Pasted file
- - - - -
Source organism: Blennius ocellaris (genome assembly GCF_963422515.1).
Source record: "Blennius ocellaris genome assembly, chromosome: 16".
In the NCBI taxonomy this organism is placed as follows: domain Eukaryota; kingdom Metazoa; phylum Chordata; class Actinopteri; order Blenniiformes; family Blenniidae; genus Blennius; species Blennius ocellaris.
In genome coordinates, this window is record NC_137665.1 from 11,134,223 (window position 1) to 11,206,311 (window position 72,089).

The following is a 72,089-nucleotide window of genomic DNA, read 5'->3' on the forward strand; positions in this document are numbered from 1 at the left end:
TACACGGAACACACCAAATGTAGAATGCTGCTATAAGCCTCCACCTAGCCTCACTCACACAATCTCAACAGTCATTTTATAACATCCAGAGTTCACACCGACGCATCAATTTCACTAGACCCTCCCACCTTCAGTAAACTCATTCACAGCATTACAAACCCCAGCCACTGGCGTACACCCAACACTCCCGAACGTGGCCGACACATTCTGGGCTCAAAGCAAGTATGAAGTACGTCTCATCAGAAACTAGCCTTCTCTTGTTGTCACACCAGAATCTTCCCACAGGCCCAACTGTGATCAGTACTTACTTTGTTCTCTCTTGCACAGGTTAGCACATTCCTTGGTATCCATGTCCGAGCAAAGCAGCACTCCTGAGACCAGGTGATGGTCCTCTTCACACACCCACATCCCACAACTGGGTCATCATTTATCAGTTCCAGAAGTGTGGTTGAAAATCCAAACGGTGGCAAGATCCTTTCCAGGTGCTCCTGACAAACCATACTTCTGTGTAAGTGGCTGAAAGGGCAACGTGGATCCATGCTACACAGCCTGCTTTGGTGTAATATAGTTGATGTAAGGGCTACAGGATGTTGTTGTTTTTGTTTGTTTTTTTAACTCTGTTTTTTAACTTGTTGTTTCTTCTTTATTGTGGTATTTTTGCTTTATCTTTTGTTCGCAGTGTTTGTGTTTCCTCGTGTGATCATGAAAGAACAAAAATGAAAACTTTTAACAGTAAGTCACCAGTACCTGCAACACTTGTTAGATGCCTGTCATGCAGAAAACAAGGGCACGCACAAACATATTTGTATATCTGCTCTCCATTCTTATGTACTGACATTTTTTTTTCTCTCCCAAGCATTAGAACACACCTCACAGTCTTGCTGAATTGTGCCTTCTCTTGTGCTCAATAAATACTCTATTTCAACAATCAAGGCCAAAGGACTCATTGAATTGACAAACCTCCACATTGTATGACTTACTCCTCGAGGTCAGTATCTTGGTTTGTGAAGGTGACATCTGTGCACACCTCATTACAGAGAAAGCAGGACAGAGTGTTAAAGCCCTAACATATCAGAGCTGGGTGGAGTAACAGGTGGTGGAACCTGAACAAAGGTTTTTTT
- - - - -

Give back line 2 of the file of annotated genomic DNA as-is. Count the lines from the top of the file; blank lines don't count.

Source record: "Blennius ocellaris genome assembly, chromosome: 16".